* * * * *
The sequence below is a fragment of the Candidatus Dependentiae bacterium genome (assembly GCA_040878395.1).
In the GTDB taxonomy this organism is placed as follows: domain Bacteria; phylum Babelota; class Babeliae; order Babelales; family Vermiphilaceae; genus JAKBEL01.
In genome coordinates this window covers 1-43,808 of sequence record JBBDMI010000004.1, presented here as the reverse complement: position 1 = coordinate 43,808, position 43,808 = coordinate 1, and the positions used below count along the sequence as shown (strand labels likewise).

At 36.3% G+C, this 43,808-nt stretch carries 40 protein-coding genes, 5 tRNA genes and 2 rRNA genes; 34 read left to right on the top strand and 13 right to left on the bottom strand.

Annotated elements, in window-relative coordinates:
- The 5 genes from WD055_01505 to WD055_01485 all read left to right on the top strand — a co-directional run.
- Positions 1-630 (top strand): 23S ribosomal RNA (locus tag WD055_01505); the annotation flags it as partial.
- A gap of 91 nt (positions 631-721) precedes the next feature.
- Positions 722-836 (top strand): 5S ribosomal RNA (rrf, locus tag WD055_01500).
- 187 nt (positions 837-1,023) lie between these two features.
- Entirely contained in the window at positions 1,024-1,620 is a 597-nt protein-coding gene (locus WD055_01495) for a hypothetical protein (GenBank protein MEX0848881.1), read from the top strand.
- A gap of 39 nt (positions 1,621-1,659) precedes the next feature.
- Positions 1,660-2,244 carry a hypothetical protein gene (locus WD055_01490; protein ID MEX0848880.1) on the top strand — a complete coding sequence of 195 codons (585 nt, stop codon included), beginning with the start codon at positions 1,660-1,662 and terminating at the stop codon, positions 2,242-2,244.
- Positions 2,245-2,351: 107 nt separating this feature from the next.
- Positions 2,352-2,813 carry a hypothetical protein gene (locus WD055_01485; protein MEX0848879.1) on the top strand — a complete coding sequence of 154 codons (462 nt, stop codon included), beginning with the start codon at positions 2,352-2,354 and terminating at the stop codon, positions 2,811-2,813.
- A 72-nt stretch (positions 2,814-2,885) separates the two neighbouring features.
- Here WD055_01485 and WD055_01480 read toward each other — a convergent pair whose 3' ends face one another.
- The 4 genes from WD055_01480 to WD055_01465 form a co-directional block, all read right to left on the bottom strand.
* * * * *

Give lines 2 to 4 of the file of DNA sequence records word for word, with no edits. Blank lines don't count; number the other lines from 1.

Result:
In the GTDB taxonomy this organism is placed as follows: domain Bacteria; phylum Babelota; class Babeliae; order Babelales; family Vermiphilaceae; genus JAKBEL01.
In genome coordinates this window covers 1-43,808 of sequence record JBBDMI010000004.1, presented here as the reverse complement: position 1 = coordinate 43,808, position 43,808 = coordinate 1, and the positions used below count along the sequence as shown (strand labels likewise).

At 36.3% G+C, this 43,808-nt stretch carries 40 protein-coding genes, 5 tRNA genes and 2 rRNA genes; 34 read left to right on the top strand and 13 right to left on the bottom strand.